Keeping Your Engine from Overheating in Summer Temperatures
While winter weather can make for tricky and even treacherous driving, summer can be just as dangerous. It’s relatively easy for an engine to overheat, especially when sitting in bumper to bumper traffic on sweltering days. Regular, ongoing maintenance will go a long way to preventing a breakdown, but there are a few things you can do before you hit the road and while you’re driving to keep your engine functioning properly.
- Radiator System: Make sure your radiator cap isn’t cracked and that the seal is in good condition. Check that hoses and lines are free from corrosion. Hoses in particular are often overlooked, but because they are rubber, they can crack, leak and rot over time. A broken hose, for instance, will prevent fluid from getting to and from the engine correctly.
Note: Remember never to touch or try to remove the radiator cap before the engine has fully cooled.
- Coolant: Not only do your coolant levels need to be sufficient, but the coolant to water ratio also needs to be correct. Truck manufacturers provide guidelines for the appropriate coolant-to-water mixture. Coolant should also be free from debris or dirt, so inspect it visually as well. Not all coolants are the same, so when topping off be sure you are not mixing two different kinds or old with new. Coolants come in a range of colors now, typically signifying different boiling points. Mixing them could impact the performance of your engine.
- Engine Oil: Engine oil is just as important for keeping your engine cool and working properly as coolant and water. Always make sure engine oil is at the proper level.
- Leaks: Some leaks are obvious, and you can tell by the location of the puddle under your truck as well as the color or smell of the liquid what it might be. Other leaks might not make themselves known with a puddle – so check hoses and lines for cracks, breaks or leaks.
- Belts: Like hoses, belts are rubber and can wear out over time – but summer temperatures can put even more strain on them. They are a critical component for running many systems in an engine, including the fan and water pump.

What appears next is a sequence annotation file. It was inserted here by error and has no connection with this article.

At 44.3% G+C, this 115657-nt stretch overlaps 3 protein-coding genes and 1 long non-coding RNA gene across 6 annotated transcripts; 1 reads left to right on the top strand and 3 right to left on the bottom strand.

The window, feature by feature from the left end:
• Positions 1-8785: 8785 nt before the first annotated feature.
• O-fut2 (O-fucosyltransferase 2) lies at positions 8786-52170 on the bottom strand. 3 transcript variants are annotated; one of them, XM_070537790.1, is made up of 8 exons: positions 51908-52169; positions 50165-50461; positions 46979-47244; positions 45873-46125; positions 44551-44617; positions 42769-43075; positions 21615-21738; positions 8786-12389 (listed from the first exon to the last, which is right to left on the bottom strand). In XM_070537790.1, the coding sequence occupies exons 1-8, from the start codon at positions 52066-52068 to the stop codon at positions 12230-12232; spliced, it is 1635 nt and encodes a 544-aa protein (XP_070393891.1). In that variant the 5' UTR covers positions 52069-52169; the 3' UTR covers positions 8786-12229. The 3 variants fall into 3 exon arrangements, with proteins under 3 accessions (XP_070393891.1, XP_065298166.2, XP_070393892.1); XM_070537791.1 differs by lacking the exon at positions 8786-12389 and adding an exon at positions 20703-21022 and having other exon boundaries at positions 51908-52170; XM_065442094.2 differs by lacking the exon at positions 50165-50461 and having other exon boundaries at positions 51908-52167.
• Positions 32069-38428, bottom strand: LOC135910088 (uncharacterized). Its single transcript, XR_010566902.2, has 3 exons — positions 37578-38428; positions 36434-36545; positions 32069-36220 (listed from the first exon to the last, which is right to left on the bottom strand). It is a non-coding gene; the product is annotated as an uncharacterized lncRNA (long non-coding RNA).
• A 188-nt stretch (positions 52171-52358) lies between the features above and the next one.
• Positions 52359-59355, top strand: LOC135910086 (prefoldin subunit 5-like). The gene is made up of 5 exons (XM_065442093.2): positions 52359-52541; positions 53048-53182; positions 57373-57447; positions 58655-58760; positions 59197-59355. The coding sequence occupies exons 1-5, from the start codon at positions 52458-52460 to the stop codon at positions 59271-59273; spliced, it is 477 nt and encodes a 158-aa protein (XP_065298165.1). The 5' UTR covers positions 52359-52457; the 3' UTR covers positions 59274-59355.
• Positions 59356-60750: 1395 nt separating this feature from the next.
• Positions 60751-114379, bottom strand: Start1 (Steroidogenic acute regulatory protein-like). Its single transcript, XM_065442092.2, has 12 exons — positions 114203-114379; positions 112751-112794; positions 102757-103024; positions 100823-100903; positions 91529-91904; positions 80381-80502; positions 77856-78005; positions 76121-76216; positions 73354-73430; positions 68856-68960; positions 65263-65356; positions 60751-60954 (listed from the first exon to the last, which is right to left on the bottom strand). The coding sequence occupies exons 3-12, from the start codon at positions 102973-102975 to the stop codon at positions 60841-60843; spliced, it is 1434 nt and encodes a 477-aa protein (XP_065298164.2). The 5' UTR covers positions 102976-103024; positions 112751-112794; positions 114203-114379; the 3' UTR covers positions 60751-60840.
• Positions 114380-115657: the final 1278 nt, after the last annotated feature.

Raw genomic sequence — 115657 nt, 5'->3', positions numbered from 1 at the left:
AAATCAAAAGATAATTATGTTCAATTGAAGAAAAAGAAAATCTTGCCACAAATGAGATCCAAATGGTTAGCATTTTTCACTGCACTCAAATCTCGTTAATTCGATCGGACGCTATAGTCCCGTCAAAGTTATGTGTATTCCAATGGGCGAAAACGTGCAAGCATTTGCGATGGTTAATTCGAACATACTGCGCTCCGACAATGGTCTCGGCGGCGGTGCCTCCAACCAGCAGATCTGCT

- Keep Speed Down: Driving too fast can make a truck overheat, especially when hauling heavy loads. Drive slowly and take breaks often to let the system cool off.
- Periodic Checks: Check water and coolant temperatures as you go as well as engine oil and coolant levels. If you have an oil temperature gauge, make sure the oil temperature stays within the range it needs to as you’re driving.
If you do run into problems on the road – whether an overheated engine or any other issue – make sure to download the FYX Driver App for immediate access to FYX service providers. Our innovative FYX platform streamlines communications and monitors service in real time for faster repairs and minimized downtime.
For more information, please contact FYX: 800-888-1001 | sales @fyxfleet.com
GET STARTED WITH FYX
The COVID-19 pandemic will have a last impact on how we do business and socialize for many months and perhaps years to come. That includes the use of digital platforms. According to a recent McKinsey report, US consumers have accelerated their adoption of digital...
It is common knowledge that colder temperatures can cause tire pressure to go down – and the result, left unchecked, can be costly. Underinflation of just 10% can shorten the lifespan of tires, lower fuel efficiency and cause uneven tread wear – all of which can...
As we celebrate the National Truck Driver Appreciation Week, FYX is excited to partner with Convoy to launch its TruckYeah Savings program, offering carriers in the Convoy network up to 20% savings on roadside assistance and preventative maintenance. Motor carriers...